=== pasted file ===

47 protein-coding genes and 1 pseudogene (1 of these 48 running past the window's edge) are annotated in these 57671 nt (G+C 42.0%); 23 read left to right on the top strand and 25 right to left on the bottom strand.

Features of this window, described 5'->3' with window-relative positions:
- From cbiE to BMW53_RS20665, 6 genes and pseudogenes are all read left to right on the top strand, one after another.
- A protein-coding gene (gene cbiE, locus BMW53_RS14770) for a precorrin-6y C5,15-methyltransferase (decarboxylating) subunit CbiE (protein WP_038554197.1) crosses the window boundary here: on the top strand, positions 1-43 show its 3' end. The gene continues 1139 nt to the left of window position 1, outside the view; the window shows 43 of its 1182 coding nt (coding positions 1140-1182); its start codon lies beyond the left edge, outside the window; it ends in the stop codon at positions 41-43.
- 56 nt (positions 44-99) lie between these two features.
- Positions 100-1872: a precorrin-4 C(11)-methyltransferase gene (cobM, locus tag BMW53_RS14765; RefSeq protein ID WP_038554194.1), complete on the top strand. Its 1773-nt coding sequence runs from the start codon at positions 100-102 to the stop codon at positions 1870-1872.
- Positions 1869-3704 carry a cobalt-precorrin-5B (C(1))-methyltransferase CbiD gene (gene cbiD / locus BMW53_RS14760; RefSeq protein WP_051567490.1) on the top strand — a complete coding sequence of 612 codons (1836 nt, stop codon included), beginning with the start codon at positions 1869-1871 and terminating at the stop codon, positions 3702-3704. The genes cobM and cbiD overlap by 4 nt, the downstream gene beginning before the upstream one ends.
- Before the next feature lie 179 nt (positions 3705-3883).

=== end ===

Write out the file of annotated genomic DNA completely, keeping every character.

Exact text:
47 protein-coding genes and 1 pseudogene (1 of these 48 running past the window's edge) are annotated in these 57671 nt (G+C 42.0%); 23 read left to right on the top strand and 25 right to left on the bottom strand.

Features of this window, described 5'->3' with window-relative positions:
- From cbiE to BMW53_RS20665, 6 genes and pseudogenes are all read left to right on the top strand, one after another.
- A protein-coding gene (gene cbiE, locus BMW53_RS14770) for a precorrin-6y C5,15-methyltransferase (decarboxylating) subunit CbiE (protein WP_038554197.1) crosses the window boundary here: on the top strand, positions 1-43 show its 3' end. The gene continues 1139 nt to the left of window position 1, outside the view; the window shows 43 of its 1182 coding nt (coding positions 1140-1182); its start codon lies beyond the left edge, outside the window; it ends in the stop codon at positions 41-43.
- 56 nt (positions 44-99) lie between these two features.
- Positions 100-1872: a precorrin-4 C(11)-methyltransferase gene (cobM, locus tag BMW53_RS14765; RefSeq protein ID WP_038554194.1), complete on the top strand. Its 1773-nt coding sequence runs from the start codon at positions 100-102 to the stop codon at positions 1870-1872.
- Positions 1869-3704 carry a cobalt-precorrin-5B (C(1))-methyltransferase CbiD gene (gene cbiD / locus BMW53_RS14760; RefSeq protein WP_051567490.1) on the top strand — a complete coding sequence of 612 codons (1836 nt, stop codon included), beginning with the start codon at positions 1869-1871 and terminating at the stop codon, positions 3702-3704. The genes cobM and cbiD overlap by 4 nt, the downstream gene beginning before the upstream one ends.
- Before the next feature lie 179 nt (positions 3705-3883).